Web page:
- It could do with a clean – I said with a smile, this did not go down well – he looked at me as if I did not grasp the seriousness of the situation.

- And sometimes they drool on it – he added to give me an overall picture of how the cows appreciated my nice black Audi.

- That’s all right – I said - no harm done, I just appreciate being able to park close to the river.

- I just didnae want ye tae think it was me and the wife……- he paused again – spitting on yer car!

- I er, um didn’t think it was you anyway…um – I was a bit confused at this.

- Aye, I’m glad we had this little chat – good luck with the fishing!

And that my friend’s is the story of my conversation with the farmer regarding cow drooling over my car.

cow drool

When Enough….Is Enough !

Arrived at the river around 0830, there was a nip in the air although an occasional blast of sunshine heated me up nicely as I walked along the river bank. I met another angler ambling along the bank towards me – we exchanged pleasantries – it turns out he was going to fish bait – we spoke about tactics and then I was off. It was hard going to say the least, once the sun came out proper any surface action was finished – I caught a couple of trout on nymphs and then decided to head to the Clyde and a section I had not fished before.

Around this point the felt sole of my season old Orvis boots fell off – amused I was not – this is going to be the subject of a dedicated post so watch this space.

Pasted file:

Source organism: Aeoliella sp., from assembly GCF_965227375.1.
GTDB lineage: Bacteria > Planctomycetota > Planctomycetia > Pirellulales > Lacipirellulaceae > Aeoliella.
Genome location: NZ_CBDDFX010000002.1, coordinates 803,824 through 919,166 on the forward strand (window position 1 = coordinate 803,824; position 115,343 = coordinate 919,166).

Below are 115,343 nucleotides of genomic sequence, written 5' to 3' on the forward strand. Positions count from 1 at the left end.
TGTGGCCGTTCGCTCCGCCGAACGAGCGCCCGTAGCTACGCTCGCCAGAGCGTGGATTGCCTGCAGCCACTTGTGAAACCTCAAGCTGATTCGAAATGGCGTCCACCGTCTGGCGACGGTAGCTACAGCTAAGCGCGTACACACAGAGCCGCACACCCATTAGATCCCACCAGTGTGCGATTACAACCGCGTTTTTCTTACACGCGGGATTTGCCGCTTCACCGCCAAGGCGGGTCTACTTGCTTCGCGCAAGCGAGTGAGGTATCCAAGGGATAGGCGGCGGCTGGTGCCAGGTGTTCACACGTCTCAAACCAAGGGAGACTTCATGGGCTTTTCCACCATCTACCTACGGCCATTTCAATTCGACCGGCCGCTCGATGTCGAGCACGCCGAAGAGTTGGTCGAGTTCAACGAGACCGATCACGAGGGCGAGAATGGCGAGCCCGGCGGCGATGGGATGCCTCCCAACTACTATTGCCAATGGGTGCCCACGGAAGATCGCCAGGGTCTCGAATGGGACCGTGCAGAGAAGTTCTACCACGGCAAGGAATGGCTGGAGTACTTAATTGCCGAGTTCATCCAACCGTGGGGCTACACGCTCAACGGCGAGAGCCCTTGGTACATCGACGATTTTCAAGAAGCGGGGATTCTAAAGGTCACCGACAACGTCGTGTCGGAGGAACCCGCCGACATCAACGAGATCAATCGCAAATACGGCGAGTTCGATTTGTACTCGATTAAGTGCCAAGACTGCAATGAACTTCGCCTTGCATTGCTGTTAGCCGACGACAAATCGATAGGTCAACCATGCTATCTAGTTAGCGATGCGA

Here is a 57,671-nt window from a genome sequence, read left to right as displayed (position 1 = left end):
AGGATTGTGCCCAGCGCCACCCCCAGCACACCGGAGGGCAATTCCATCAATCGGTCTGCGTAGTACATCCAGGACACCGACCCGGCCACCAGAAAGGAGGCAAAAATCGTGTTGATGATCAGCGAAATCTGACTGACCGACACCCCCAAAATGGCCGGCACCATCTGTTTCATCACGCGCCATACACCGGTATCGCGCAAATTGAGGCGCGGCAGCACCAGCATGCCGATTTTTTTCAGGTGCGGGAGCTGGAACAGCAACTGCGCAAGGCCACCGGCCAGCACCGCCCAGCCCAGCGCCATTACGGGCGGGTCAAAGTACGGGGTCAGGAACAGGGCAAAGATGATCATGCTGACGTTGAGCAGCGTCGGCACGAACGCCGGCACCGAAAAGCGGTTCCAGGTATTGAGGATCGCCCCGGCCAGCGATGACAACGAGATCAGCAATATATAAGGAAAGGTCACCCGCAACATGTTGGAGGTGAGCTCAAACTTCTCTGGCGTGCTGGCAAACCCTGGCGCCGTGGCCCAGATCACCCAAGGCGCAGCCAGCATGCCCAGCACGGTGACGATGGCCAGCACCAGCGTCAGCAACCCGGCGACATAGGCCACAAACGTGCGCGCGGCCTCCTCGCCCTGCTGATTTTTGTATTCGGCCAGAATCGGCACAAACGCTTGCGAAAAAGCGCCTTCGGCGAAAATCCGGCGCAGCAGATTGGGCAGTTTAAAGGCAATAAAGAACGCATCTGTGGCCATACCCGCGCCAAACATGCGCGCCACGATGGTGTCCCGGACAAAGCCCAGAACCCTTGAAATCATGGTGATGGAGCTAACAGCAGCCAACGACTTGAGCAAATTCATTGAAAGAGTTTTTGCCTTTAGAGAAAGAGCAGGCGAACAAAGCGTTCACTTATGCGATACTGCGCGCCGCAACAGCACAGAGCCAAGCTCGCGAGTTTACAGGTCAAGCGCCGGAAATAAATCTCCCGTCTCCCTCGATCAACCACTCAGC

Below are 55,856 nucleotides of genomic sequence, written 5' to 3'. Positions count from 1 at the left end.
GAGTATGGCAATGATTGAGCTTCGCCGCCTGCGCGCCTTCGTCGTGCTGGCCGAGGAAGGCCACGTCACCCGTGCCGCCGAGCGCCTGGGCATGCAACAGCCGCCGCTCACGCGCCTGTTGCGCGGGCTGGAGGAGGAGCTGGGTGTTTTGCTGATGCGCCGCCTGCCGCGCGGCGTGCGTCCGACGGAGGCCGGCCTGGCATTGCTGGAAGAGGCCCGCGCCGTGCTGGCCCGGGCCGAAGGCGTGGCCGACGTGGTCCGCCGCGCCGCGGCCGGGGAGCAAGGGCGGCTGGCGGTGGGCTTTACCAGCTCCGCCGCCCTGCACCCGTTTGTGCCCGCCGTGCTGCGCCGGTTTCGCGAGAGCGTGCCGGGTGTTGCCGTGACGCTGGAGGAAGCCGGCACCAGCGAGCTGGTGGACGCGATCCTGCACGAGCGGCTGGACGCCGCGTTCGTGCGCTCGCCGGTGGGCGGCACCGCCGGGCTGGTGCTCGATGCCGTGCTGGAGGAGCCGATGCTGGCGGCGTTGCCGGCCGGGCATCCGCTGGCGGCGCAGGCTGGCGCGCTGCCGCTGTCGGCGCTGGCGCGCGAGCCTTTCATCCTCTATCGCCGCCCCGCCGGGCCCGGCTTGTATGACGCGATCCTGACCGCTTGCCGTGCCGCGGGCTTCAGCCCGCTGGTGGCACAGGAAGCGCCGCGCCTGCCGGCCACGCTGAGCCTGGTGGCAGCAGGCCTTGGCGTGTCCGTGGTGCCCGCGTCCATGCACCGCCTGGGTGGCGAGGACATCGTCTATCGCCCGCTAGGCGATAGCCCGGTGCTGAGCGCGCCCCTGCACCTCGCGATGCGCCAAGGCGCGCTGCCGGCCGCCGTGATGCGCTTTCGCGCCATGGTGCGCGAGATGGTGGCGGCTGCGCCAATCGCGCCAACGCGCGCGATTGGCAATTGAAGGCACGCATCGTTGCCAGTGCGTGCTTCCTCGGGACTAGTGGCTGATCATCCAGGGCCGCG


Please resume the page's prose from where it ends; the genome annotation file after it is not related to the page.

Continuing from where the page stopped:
Anyway, I headed off and fished the new stretch of river. This was well below the falls of Clyde and I must say the water quality was like the Kelvin in places – in fact the whole river was like a big version of the Kelvin – almost double the size.

There was an impressive amount of fly life on the water and I caught two trout straight off on dries – when I got to some open water I tried a dry and nymph and picked up another couple – very enjoyable.

I drove back to my other favourite stretch of river to meet Mike at around 5 pm. I sat in my car and had my lunch – the farmer (who owns the fishing rights) apologised for his cows dribbling over my car and wanted to assure me it was not him and his wife spitting on it – a very strange conversation indeed.